Submitted to: Crop Science
Publication Type: Peer Reviewed Journal
Publication Acceptance Date: 2/16/2005
Publication Date: N/A
Citation: N/A Interpretive Summary: Cultivated timothy (Phleum pratense L.) germplasm has potential value for rotational grazing systems in North America. This study reports on the development of an improved population of timothy that had higher forage yield than commercial cultivars under both a frequent and an infrequent harvest management. It also describes some unique timothy germplasm collected from old turf sods, that showed some potential for improving forage yield under frequent harvest management, but was generally inferior to forage germplasm under infrequent harvest management. Timothy cultivars optimally adapted for use under rotational grazing will likely require different traits than traditional hay-type cultivars. This information will be of value to forage scientists working on timothy and to extension personnel who may make recommendations of timothy cultivars to forage producers.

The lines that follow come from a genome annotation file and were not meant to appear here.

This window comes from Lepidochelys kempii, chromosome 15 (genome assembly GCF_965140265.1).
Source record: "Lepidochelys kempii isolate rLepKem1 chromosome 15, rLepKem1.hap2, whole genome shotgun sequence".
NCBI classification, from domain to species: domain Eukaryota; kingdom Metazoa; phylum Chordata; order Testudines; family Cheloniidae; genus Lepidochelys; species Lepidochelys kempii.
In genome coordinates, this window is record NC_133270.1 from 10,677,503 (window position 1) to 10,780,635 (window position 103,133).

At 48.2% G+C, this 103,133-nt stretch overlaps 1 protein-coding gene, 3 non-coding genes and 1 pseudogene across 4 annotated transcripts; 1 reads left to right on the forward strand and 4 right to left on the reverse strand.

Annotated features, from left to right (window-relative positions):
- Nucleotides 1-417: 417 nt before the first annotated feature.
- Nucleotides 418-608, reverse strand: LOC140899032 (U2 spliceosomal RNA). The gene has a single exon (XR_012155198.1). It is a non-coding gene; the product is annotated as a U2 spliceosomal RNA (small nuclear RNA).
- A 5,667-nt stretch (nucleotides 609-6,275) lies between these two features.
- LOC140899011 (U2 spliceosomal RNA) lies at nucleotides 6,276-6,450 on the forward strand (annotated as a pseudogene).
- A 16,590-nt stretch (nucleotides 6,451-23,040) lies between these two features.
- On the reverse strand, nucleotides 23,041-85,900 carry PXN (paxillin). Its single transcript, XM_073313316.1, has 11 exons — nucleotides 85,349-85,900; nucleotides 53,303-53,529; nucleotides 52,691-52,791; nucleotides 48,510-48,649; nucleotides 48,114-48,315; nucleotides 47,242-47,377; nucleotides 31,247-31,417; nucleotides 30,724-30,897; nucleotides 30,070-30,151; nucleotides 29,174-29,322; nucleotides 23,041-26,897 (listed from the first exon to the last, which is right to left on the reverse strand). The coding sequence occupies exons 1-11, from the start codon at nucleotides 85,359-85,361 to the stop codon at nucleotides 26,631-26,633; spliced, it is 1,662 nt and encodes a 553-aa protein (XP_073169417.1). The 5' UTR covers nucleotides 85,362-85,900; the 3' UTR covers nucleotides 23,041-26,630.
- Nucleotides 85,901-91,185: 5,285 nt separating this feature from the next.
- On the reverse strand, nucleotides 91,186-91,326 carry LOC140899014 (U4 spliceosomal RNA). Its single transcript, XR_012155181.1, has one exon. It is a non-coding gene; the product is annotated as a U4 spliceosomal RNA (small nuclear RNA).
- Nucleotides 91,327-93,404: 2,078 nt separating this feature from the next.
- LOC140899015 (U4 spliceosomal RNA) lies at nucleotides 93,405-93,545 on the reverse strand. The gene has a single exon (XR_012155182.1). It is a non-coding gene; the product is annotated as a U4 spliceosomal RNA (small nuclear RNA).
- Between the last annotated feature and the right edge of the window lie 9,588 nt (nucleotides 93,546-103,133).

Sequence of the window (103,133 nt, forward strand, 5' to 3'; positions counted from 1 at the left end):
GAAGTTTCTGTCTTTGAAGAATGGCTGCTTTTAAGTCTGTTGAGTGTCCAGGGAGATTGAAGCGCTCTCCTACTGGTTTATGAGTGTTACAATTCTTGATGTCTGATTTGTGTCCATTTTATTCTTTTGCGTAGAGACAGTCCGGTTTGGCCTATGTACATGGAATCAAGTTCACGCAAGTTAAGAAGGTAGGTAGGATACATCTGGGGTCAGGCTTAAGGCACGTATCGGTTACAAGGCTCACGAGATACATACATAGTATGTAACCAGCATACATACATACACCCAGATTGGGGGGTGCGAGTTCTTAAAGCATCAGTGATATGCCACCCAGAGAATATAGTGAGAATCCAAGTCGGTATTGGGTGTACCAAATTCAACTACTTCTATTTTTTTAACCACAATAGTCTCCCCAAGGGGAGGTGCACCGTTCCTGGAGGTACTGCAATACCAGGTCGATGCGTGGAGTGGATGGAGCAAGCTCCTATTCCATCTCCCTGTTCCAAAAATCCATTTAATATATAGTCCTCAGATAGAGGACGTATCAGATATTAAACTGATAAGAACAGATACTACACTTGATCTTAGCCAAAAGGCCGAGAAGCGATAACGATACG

Technical Abstract: Cultivated timothy (Phleum pratense L.) is an important grass for hay production in temperate North America. It is underutilized in management-intensive rotational grazing systems because of its poor persistence when frequently defoliated. The objective of this study was to compare families selected for forage yield under frequent defoliation, families derived from old turf sods, and cultivars for agronomic performance under frequent and infrequent harvest managements (4 vs. 2 harvests per year). Forage timothy was generally superior to turf timothy for most traits. Forage selections averaged 9.4 and 4.9% higher forage yield compared to cultivars under infrequent and frequent harvest managements, respectively, indicating that selection for higher forage yield under frequent harvest improved forage yield under both harvest frequencies. There were differences among the four types of turf (golf course fairways and roughs, cemeteries, and lawn/roadways), but these differences were not closely related to mowing height or frequency, perhaps due to the small sample size. Some turf collections ranked high for net herbage accumulation under frequent harvesting, but most turf collections were also characterized by a high frequency of regrowth panicles under either or both harvest frequencies. Timothy germplasm from old turf sods may have value in developing new timothy cultivars with improved tolerance to frequent defoliation and efforts should continue to gather and evaluate collections from a range of turf types and locations.